Home > Manga Reviews, Reviews > Fairy Tail, Vols. 40 + 41

Fairy Tail, Vols. 40 + 41

Welcome to a belated midweek manga review! Apologies for the lateness of this, I was swamped under some school work. This week I’ll be looking at two volumes of Hiro Mashima’s Fairy Tail with my review of Fairy Tail, Vols. 40 + 41! But before we get to that, here’s a few news items that have caught my eye from this past week…

The extra days gave me more time to gather some news items it seems. Hopefully that won’t mean next week will be exceptionally sparse. Anyway! On to my review of Fairy Tail, Vols. 40 + 41!

Fairy Tail, Vol. 40Fairy Tail, Vols. 40 + 41
By Hiro Mashima
Kodansha Comics
Rating: Older Teen (16 +)

For the last ten volumes, Hiro Mashima has introduced us to dozens of new characters and factions as part of the Grand Magic Games arc. Now, at long last, the arc reaches it’s climax as Fairy Tail battles not one, but seven dragons! There’s no rest for our intrepid heroes though, as the survivors soon find themselves targeted by a new threat emerging from the shadows!

Fairy Tail continues to be enjoyable light entertainment. Despite having followed the series for nearly the entirety of this arc I still have trouble remembering everyone and their relationships to one another. The cast was absolutely massive when the arc started and in the wake of the Grand Magic Games, it seems larger than ever. You’d think that Mashima might slow down a bit on creating new characters, but no, he continues to build and expand upon the already sizable cast with a new arc that promises to introduce us to a whole new slew of antagonists and supporting characters. That said, within these two volumes he does narrow the spotlight a bit by focusing primarily on Erza, Natsu, Gray and one of the newer characters from the Grand Magic Games, Flare. This does make it a bit easier to keep track of who’s who and what’s what, and gives him a chance to explore some of the character’s backgrounds and histories, but sadly they still end up feeling fairly simple and shallow.

Hiro Mashima's visual comedic flare on display in Fairy Tail, Vol. 41.

Hiro Mashima’s visual comedic flare on display in Fairy Tail, Vol. 41.

Having recently read Monster Soul – a short series that preceded Mashima’s creation of Fairy Tail – makes me appreciate his artwork here that much more. I can’t help but notice how much more variety there is to character designs and how the action feels so much more intense and kinetic thanks to his liberal usage of splash pages and double splash pages to depict the various super moves scattered throughout the volumes. While his character designs can still be a bit goofier than I’d prefer, I’d be lying if I said some of them weren’t fairly eye catching and snazzy to behold. Mashima uses a wide array of body shapes to wonderful affect, conveying personality and menace through the basic designs in a way many artists would do well to emulate or experiment with. The action scenes are gloriously over the top and move along at a fairly good clip, resulting in a fairly speedy read.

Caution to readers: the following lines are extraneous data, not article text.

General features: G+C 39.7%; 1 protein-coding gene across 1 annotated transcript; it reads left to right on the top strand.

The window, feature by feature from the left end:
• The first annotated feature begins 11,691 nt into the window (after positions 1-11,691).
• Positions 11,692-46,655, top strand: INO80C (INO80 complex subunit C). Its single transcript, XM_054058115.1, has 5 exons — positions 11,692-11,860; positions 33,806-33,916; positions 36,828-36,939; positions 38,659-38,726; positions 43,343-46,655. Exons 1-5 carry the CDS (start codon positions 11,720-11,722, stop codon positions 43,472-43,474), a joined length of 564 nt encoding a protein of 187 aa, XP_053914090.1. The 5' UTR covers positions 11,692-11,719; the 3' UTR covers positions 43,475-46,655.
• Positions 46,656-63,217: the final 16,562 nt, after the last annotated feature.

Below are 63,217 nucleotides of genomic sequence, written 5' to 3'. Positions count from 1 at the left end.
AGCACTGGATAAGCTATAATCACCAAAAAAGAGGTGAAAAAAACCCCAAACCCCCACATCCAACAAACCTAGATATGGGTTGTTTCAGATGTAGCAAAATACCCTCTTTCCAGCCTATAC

The combination of simple characters and the speedy action scenes result in Fairy Tail Vols. 40 + 41 being a fairly enjoyable fast paced straight forward adventure story. At the same time, its simplicity and generic characters keeps it from really leaving much an impression after you finished the volumes. In the end it comes off feeling like a perfectly acceptable, light and fluffy time killer.

Fairy Tail, Vols. 40 + 41 is available now from Kodansha Comics. Review copies provided by the publisher.

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  1. November 10, 2014 at 12:07 am

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